Philips 27B1U7903 review: Spectacular display and price

One of those products where if you have to ask the price then you can't afford it, but the quality is outstanding

The Philips 27B1U7903 monitor on the ITPro background
(Image: © Future)

IT Pro Verdict


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    Spectacular 4K resolution

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    Thunderbolt 4 connection


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Normally we might struggle to write a full-page review about a monitor. Not this time. Every cutting-edge technology we can think of is included in the Philips 27B1U7903, and the result is as awe-inspiring as it is expensive.

Let's start with mini LEDs. Rather than the strips of LED lighting that normally illuminate IPS panels, tiny individual LEDs allow Philips to provide a far more uniform and controllable backlight. There are 2,304 lighting zones here, and Philips can pump up the brightness to 1,400cd/m2 in localised areas.

Without wishing to lapse into hyperbole, it looks spectacular. we've watched the intro to the Frozen Worlds episode from Our Planet to test HDR performance on many different monitors, but this is the first time we've made an "ooh" sound as the sunlight catches the ice. It's no coincidence that the Philips 27B1U7903 is the first monitor we've tested to support VESA's DisplayHDR 1400 certification.

Part of the reason it looks so spectacular is the 4K resolution. When packed into a 27in panel, that translates into incredible levels of detail: at 163 dots per inch, everything from photos to Excel documents looks pin sharp.

The final noteworthy inclusion is Thunderbolt 4. Philips has paid extra for this feature when it could have stuck with USB 4 or Thunderbolt 3 (both of which have the same bandwidth, 40Gbits/sec), and it did so for guaranteed compatibility. It doesn't matter whether you own an old MacBook with a Thunderbolt 3 output or a Windows laptop with a USB-C 3.2 connector, using the supplied cable will work -- and it can charge at up to 90W. However, Philips could have been more generous with the supplied cable, as it only measures 80cm when Thunderbolt 4 supports up to 2m.

Another reason to choose Thunderbolt 4 is that it can daisy-chain two 4K monitors at 60Hz. Or you can take advantage of this monitor's other inputs for a multi-PC system – it supports picture-by-picture – with one DisplayPort and two HDMI 2 ports at the rear.

Anyone seeking a fully featured docking monitor will be pleased to see a gigabit Ethernet port. Thanks to the second Thunderbolt 4 output (which provides up to 15W) and four USB-A ports, this monitor can be used as a glorified docking station.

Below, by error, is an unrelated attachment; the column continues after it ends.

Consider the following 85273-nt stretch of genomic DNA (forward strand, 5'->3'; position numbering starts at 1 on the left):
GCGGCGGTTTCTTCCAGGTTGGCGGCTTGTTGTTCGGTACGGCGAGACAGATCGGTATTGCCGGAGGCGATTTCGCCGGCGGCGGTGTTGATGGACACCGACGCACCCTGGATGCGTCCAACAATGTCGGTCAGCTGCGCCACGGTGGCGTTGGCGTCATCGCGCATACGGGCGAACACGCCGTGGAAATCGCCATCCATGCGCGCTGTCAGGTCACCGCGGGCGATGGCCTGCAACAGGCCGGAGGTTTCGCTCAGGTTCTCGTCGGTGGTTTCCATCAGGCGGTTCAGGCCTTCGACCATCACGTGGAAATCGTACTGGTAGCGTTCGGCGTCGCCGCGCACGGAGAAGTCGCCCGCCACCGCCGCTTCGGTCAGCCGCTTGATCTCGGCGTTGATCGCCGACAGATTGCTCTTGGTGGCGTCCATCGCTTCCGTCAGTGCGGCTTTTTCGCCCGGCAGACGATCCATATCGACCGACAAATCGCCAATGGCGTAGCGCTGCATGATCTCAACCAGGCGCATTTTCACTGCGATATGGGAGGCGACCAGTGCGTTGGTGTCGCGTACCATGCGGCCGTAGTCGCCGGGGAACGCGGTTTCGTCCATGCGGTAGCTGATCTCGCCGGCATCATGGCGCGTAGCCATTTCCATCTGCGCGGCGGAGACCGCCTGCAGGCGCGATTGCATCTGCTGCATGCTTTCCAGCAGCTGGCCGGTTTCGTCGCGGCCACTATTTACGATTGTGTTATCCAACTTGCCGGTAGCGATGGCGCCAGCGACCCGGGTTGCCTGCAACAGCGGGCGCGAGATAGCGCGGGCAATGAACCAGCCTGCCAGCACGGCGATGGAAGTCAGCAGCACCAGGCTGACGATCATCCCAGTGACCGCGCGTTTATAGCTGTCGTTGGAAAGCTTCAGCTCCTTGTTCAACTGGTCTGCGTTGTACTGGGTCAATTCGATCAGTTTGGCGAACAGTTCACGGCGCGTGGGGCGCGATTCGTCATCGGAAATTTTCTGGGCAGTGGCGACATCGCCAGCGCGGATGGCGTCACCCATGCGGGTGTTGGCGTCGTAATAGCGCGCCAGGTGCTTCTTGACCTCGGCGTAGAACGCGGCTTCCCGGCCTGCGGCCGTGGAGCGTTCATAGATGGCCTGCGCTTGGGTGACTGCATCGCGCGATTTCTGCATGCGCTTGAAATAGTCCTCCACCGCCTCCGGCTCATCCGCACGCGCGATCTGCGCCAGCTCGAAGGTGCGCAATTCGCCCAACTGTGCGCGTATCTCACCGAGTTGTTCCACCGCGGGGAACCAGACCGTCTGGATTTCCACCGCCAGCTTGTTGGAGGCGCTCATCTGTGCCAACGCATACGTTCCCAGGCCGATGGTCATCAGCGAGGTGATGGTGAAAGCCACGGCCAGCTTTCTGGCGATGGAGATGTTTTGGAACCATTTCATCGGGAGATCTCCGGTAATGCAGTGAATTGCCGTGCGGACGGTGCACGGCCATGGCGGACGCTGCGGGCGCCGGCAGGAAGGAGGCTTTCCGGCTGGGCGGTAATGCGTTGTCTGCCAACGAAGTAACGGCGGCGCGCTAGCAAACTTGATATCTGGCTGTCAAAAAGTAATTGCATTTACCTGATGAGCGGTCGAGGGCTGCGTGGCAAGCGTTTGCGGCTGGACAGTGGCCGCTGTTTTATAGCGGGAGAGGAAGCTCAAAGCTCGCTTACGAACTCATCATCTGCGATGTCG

One of the drawbacks of mini LEDs compared to strip LEDs is that they eat electricity, and such a feature-packed screen requires processing firepower inside. We saw a peak draw of 144W, and typical consumption of around 100W when watching HDR videos. It makes sense to drop the brightness down if you're not looking at the screen, which is what happens if you activate the presence sensor.

All these features would be for nought if the image quality wasn't up to scratch, but that was never in doubt thanks to the combination of an IPS panel and Quantum Dot technology. What we were surprised by was how well-matched the colour presets were: DCI-P3 mode covered 91% of its gamut, Adobe RGB mode 94%, sRGB 92%. And all with minimal overspill, so if you choose a colour space then that's what this display will stick to.

Contrast is excellent, averaging at 4,500:1 across our tests, and even in SDR mode the 27B1U7903 can go up to 865cd/m2 . It had one blemish on its scorecard, with an average Delta E of 0.9 and a peak of 2.85. Print designers and photographers who rely on accuracy should stick with a screen such as the Eizo ColorEdge CG279X. But that 27in 1440p monitor costs over £1,700.

We have some other minor niggles. The pair of 3W speakers are better than those found on most monitors, but don't have enough weight to do justice to the spectacular images. Nor are we a fan of the OSD, with buttons placed awkwardly behind the panel. You can download Philips' SmartControl app to change settings as well, but this is clunky.

It's hard to justify spending this much on a 27in monitor when you can buy, say, the 32in MSI Summit MS321UP for £700. But the Philips literally outshines every other monitor we've tested. If you'll take advantage of its features, particularly its support for HDR 1400, then it's worth every penny.

Philips 27B1U7903 specifications

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Screen size27in
Screen typeLED IPS panel (60Hz)
Resolution 3,840 x 2,160
PortsDisplayPort 1.4, 2 x HDMI, 2.0 Thunderbolt 4, input (90W power delivery) Thunderbolt 4, output (15W power delivery) 4-port USB-A, 3.2 Gen 2 hub gigabit Ethernet
Dimensions (WDH)613 x 204 x 515-645mm
Warranty2yr warranty
Tim Danton

Tim Danton is editor-in-chief of PC Pro, the UK's biggest selling IT monthly magazine. He specialises in reviews of laptops, desktop PCs and monitors, and is also author of a book called The Computers That Made Britain.

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